Today, I go off the beaten track to share something that has left a huge impression on me personally. This happened a few weeks back at The Global Luxury Forum, an annual event organised by RCLG (Retail, Consumer and Luxury Goods Club).
After a 14-hour flight from Singapore, I arrived in Paris, eagerly awaiting the big day. We arrived bright and early on the day of the forum at InterContinental Paris – Le Grand, and took in the tranquillity before hundreds of guests arrived. The event was a full-day event and was slated to have over 30 industry leaders and thought experts speak about the theme: new frontiers of technology, human connectivity, emotional engagement and value-driven business models. It was the third edition of the series that brought together professionals and students from around the region.
Throughout the day, many interesting perspectives on sustainability, innovation and creativity were shared. Without a doubt, my favourite speech of the day had to be the one by Jean-Claude Biver, Non-Executive Chairman of the LVMH Watchmaking Division. A veteran of the industry, he was an illustrious speaker and a prominent figure.
Biver spoke of his journey in LVMH and laid down pearls of wisdom throughout his speech, which could be summarised by his words, “Only dead fish swim with the current.” With gusto, a cheerful laugh and a gripped fist, he challenged us to stay young by learning every day and making mistakes. For someone who grapples with the fear of failure, this was like salt to my wounds – absolutely necessary but unavoidably painful.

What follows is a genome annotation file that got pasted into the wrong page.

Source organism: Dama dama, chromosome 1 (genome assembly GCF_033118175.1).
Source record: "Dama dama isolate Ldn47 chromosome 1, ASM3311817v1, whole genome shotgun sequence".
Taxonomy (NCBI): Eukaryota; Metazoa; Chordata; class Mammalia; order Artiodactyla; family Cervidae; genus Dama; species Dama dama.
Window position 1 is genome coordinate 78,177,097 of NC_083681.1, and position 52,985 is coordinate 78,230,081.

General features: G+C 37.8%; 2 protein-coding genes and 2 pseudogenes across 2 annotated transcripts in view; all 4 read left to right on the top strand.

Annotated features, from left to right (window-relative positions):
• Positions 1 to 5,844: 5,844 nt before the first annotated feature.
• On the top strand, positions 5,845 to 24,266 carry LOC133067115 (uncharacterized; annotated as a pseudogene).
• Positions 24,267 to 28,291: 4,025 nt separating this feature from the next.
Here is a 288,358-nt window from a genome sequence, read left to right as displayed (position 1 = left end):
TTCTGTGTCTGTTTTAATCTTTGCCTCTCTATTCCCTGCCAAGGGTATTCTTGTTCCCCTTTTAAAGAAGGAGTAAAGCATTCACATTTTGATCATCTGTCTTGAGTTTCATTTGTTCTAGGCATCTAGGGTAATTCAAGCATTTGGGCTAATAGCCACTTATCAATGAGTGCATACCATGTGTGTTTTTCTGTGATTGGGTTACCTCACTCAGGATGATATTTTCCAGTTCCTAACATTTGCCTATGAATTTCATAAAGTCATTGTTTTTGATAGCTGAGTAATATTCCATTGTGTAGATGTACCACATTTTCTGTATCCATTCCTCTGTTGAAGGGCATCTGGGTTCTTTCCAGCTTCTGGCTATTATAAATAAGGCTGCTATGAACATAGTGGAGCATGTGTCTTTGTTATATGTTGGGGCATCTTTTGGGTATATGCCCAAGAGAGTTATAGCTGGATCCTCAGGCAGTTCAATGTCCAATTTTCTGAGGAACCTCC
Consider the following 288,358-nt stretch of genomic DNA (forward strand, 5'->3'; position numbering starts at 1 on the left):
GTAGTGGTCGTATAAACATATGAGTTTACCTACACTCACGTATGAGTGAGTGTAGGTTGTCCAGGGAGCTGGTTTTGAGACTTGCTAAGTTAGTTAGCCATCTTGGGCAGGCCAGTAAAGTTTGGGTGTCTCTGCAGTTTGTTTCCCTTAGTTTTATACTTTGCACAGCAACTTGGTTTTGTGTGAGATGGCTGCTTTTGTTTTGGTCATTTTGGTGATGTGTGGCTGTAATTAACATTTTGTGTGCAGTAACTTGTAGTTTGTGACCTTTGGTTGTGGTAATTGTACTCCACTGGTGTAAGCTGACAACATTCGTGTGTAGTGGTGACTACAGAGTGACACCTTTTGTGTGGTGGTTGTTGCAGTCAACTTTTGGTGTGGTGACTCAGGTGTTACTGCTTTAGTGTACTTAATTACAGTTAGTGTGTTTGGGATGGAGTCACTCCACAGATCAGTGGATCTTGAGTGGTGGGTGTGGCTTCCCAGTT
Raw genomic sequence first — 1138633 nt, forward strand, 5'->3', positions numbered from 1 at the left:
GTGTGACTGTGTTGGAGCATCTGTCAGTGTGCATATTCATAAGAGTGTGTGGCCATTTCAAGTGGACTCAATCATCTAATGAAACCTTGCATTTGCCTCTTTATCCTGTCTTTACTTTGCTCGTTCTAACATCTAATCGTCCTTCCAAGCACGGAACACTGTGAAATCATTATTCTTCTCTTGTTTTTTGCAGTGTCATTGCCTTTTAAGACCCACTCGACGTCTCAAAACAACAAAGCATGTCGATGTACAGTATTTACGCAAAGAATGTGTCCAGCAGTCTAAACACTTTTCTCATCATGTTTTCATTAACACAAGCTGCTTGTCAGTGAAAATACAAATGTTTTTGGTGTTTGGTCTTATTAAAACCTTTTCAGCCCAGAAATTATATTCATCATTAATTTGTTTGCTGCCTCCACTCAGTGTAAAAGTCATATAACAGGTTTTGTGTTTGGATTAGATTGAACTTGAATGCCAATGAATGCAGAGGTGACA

He also shared with us how he practises this in his work through regularly mistake meetings with his team. Using this meeting, everyone learns from one another’s mistakes to prevent any further missteps down the line. It was beautiful. So simple and so effective.
Lastly, he encouraged us not to have convictions but doubts. Convictions keep us in our lane and in the end, we learn nothing. However, doubts are not useful unless they are shared with others. This way, we learn and stay humble.
Watching this sage who had the soul of a spirited youth, I was completely energised. My head was spinning with ideas by the end of his speech – I could not help but feel like someone had lit a fire under me.
It was an amazing experience to contribute to this event with the 18D leadership and alumni organising team, and to learn from the speakers. I connected with the school, the industry and other students in a way that no classroom could have allowed me to. To be in the heat of the action and at the centre of the dialogue – it was a unique access that I will cherish for a long time.